The candidate tumour suppressor p33ING1cooperates with p53 in cell growth control

Article metrics

Abstract

The candidate tumour-suppressor gene ING1 has been identified by using the genetic suppressor element (GSE) methodology1. ING1 encodes a nuclear protein, p33ING1, overexpression of which inhibits growth of different cell lines. The properties of p33ING1suggest its involvement in the negative regulation of cell proliferation and in the control of cellular ageing, anchorage dependence and apoptosis1,2,3. These cellular functions depend largely on the activity of p53, a tumour-suppressor gene that determines the cellular response to various types of stress4. Here we report that the biological effects of ING1 and p53 are interrelated and require the activity of both genes: neither of the two genes can, on its own, cause growth inhibition when the other one is suppressed. Furthermore, activation of transcription from the p21/WAF1 promoter, a key mechanism of p53-mediated growth control, depends on the expression of ING1. A physical association between p33ING1and p53 proteins has been detected by immunoprecipitation. These results indicate that p33ING1is a component of the p53 signalling pathway that cooperates with p53 in the negative regulation of cell proliferation by modulating p53-dependent transcriptional activation.

Access optionsAccess options

Rent or Buy article

Get time limited or full article access on ReadCube.

from$8.99

All prices are NET prices.

Figure 1: Biological effects of p33ING1depend on p53.
Figure 2: Growth suppression by p53 depends on p33ING1.
Figure 3: Expression of p33ING1affects p53-dependent transactivation of p21/WAF1.
Figure 4: Co-immunoprecipitation of p33ING1and p53.

References

  1. 1

    Garkavtsev, I. A., Kazarov, A. R., Gudkov, A. V. & Riabowol, K. Suppression of the novel growth inhibitor p33ING1 promotes neoplastic transformation. Nature Genet. 14, 415–420 (1996).

  2. 2

    Garkavtsev, I. & Riabowol, K. Extension of the replicative life span of human diploid fibroblasts by inhibition of the p33ING1 candidate tumor suppressor. Mol. Cell. Biol. 17, 2014–2019 (1997).

  3. 3

    Helbing, C. C., Veillette, C., Riabowol, K., Johnston, R. N. & Garkavtsev, I. Anovel candidate tumor suppressor, ING1, is involved in the regulation of apoptosis. Cancer Res. 57, 1255–1258 (1997).

  4. 4

    Gottlieb, T. M. & Oren, M. p53 in growth control and neoplasia. Biochim. Biophys. Acta 1287, 77–102 (1996).

  5. 5

    Garkavtsev, I., Demetrick, D. & Riabowol, K. Cellular localization and chromosome mapping of a novel candidate tumor suppressor gene. Cytogenet. Cell Genet. 76, 176–178 (1997).

  6. 6

    Zeremski, M., Horrigan, S., Grigorian, I. A., Westbrook, C. & Gudkov, A. V. Chromosomal localization of p33 ING1 candidate tumor suppressor gene. Somat. Cell Mol. Genet. 23, 233–236 (1997).

  7. 7

    Maestro, R. et al. Chromosome 13q deletion mapping in head and neck squamous cell carcinomas: identification of two distinct regions of preferential loss. Cancer Res. 56, 1146–1150 (1996).

  8. 8

    Ossovskaya, V. S. et al. Dissection of p53 functions by genetic suppressor elements: distinct biological effects of separate p53 domains. Proc. Natl Acad. Sci. USA 93, 10309–10314 (1996).

  9. 9

    El-Deiry, W. S. et al. WAF-1, a potential mediator of p53 tumor suppression. Cell 75, 817–825 (1993).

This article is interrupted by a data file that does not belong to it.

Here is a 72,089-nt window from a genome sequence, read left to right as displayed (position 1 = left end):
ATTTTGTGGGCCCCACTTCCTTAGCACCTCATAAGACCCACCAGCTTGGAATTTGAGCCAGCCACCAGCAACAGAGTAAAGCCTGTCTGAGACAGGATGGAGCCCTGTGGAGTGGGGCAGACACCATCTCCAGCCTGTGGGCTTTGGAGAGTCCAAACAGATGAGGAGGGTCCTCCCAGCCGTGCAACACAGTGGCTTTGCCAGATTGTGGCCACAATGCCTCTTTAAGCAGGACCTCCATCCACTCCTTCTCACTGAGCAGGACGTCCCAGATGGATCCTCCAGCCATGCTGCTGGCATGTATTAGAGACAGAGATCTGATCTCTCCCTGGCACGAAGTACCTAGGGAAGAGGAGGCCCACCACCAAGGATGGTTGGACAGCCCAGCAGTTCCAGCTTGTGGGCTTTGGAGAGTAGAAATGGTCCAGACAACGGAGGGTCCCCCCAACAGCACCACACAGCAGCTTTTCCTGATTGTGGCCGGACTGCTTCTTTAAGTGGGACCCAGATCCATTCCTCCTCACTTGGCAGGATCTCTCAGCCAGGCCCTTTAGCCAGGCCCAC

10. 10

    Kondratov, R. V. et al. Functional heterogeneity of p53-responsive elements. Mol. Biol. (Mosk.) 30, 613–620 (1996).

  11. 11

    Momand, J., Zambetti, G. P., Olson, D. C., George, D. & Levine, A. J. The mdm-2 oncogene product forms a complex with the p53 protein and inhibits p53 mediated transactivation. Cell 69, 1237–1245 (1992).

  12. 12

    Jayaraman, L. et al. Identification of redox/repair protein Ref-1 as a potent activator of p53. Genes Dev. 11, 558–570 (1997).

  13. 13

    Avantaggiati, M. L. et al. Recruitment of p300/CBP in p53-dependent signal pathway. Cell 89, 1175–1184 (1997).

  14. 14

    Kopnin, B. P. et al. Influence of exogenous ras and p53 on P-glycoprotein function in immortalized rodent fibroblasts. Oncol. Res. 7, 299–306 (1995).

  15. 15

    Pear, W. S., Nolan, G. P., Scott, M. L. & Baltimore, D. Production of high-titer helper-free retroviruses by transient transfection. Proc. Natl Acad. Sci. USA 90, 8392–8396 (1993).

  16. 16

    Harvey, D. M. & Levine, A. J. p53 alteration is a common event in the sponaneous immortalization of primary BALB/c murine embryo fibroblasts. Genes Dev. 5, 2375–2385 (1991).

  17. 17

    Agarwal, M. L., Agarwal, A., Taylor, W. R. & Stark, G. R. p53 controls both the G2/M and the G1 cell cycle checkpoints and mediates reversible growth arrest in human fibroblasts. Proc. Natl Acad. Sci. USA 92, 8493–8497 (1995).

  18. 18

    Pauwels, R. et al. Rapid and automated tetrazolium-based colorimetric assay for the detection of anti-HIV compounds. J. Virol. Methods 20, 309–321 (1988).

Download references

Acknowledgements

We thank R. Davidson and E. Feinstein for reading the manuscript, and C. Zelnick for help with manuscript preparation. This work was supported by NIH grants to A.V.G., by a Fogarty International Collaboration Award to A.V.G. and P.M.C., and fellowships from NCI to I.A.G. and V.S.O.

Author information

Correspondence to Andrei V. Gudkov.

Rights and permissions

Reprints and Permissions

About this article

Further reading

Comments

By submitting a comment you agree to abide by our Terms and Community Guidelines. If you find something abusive or that does not comply with our terms or guidelines please flag it as inappropriate.